Described in the scientific journal Nature, the research highlights the secret workings of a genetic trait that may allow some immune systems to better wage war on the virus than others. Like many new theories in science, though, it is likely to be debated -- at least one expert in the field who was not involved with the research is already cautioning that further work needs to be done.
The one thing that all experts agree upon, however, is that understanding why some people with HIV can survive longer than others has broad implications for the global epidemic. Their secrets may lead to effective vaccines against the virus, which infects more than 33 million people worldwide and kills millions of people every year.
The Mystery Of The Non-Progressors
Doctors who treat people with HIV have known for years that the virus affects people differently. Some catch it and develop AIDS very quickly, sometimes dying within a few months, while others live with HIV for a few years without symptoms, though they develop AIDS eventually. New drugs and treatment strategies have helped people live longer than ever in the last 15 years -- saving some 2.9 million lives in the past two decades, according to estimates by the Joint United Nations Program on HIV/AIDS.
About one out of every 200 people who catch HIV are considered "long-term non-progressors" or "elite controllers" because they can live for many years with the virus without developing AIDS. Even the most sensitive tests often cannot detect the virus in their bloodstream.
"Some of our patients have been infected for more than 27 years and have not had any blips or declines in their CD4+ count [a measure of progress towards AIDS]," said immunologist Mark Connors, who works with non-progressors at the National Institute of Allergy and Infectious Diseases in Bethesda, MD.
Numerous studies have followed these people, seeking to understand how their bodies control HIV so well when so many others succumb to the virus. What accounts for this difference is the crux of the new theory by the team in Boston, led by Arup Chakraborty of MIT in collaboration with Bruce Walker at Massachusetts General Hospital.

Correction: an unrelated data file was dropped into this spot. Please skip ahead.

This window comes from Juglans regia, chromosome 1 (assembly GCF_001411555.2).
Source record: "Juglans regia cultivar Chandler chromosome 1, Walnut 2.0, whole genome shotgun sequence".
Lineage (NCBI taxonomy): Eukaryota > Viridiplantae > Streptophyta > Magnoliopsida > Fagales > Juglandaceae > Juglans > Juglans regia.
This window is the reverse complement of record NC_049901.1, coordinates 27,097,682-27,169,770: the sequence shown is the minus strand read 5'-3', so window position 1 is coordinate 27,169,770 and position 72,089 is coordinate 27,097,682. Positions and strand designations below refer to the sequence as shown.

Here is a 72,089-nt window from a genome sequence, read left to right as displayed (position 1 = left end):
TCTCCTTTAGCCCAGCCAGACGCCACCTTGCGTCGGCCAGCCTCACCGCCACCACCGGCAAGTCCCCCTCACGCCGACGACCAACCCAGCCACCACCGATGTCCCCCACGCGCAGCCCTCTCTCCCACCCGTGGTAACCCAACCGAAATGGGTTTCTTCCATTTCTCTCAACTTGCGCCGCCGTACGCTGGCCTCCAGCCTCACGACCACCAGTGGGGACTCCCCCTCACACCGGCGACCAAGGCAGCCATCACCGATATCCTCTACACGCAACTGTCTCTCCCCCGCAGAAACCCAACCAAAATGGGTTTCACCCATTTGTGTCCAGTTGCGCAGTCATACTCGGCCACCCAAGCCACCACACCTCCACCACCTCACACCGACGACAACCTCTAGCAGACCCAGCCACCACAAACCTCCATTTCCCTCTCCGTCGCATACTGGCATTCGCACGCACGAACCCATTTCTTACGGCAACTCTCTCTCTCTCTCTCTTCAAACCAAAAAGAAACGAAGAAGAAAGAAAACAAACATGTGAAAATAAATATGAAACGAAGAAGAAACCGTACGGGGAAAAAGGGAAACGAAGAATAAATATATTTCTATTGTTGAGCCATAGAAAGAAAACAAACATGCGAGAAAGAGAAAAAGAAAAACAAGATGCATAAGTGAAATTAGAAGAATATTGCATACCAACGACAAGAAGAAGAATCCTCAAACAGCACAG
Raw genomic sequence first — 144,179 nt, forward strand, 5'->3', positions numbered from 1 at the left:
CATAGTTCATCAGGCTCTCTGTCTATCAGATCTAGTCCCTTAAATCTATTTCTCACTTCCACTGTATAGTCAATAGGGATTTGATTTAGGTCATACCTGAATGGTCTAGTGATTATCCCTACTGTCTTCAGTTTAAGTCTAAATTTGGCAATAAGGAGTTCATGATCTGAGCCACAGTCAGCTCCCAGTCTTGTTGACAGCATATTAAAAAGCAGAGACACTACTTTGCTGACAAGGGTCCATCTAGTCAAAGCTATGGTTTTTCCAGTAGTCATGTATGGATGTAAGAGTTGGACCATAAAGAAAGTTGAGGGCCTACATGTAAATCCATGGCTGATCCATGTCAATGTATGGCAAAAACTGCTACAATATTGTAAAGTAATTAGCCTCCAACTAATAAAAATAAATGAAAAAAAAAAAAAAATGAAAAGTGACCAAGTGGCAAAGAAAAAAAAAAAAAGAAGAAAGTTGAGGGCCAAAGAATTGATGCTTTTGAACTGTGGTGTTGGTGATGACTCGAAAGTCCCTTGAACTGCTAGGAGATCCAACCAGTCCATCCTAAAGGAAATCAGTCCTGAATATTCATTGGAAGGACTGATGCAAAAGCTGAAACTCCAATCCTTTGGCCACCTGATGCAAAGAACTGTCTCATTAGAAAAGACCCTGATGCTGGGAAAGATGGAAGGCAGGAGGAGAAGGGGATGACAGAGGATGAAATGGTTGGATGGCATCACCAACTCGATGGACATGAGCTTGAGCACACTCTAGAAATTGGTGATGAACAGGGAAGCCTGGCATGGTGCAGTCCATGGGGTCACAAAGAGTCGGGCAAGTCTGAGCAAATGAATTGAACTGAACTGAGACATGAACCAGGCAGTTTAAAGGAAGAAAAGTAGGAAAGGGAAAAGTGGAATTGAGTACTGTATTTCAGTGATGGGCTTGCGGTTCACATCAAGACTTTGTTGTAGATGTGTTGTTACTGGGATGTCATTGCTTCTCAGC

Part Genes, Part Luck
According to Chakraborty, one of the reasons why non-progressors can control HIV so well is a combination of good genes and good luck.
About half of all the people who have natural HIV resistance share a genetic trait known as "HLA-B57," a particular form of the gene that makes a molecule known as HLA. This molecule plays a part in developing the immune system's killer T cells, which seek out and destroy cells infected by HIV and other viruses.
In general, HLA helps to delete T cells that are too reactive and could cause a whole host of problems by damaging healthy tissue.
Chakraborty and his colleagues used computer simulations to study the diversity of interactions between HLA and killer T cells, and they determined that the HLA-B57 variation of the gene tends to remove fewer developing killer T cells. This creates a population of these killer T cells that are cross-reactive and may be better at fighting HIV, keeping up with the virus as it constantly mutates.
Having the HLA-B57 trait by itself is not enough for natural resistance -- 99 percent of people who have it are not non-progressors -- but for a lucky few it could lead to cross-reactive killer T cells that can recognize a wider range of HIV.
"This ability to have cross-reactive T cells gives you better control of the virus," said Chakraborty.
Some researchers, including Connors, remain unconvinced.
"It's an interesting idea, but it needs to be backed up by experimental data." he said. "There is no objective data that shows non-progressors have greater cross-reactivity."
If future studies confirm the theory and a way can be found to artificially induce such broadly-reactive killer T cells in people, researcher might be able to design a vaccine to do just that -- though there is no guarantee that such a vaccine would ultimately prove effective, as the history of AIDS vaccine trials has shown more than once.
Source: Inside Science News Service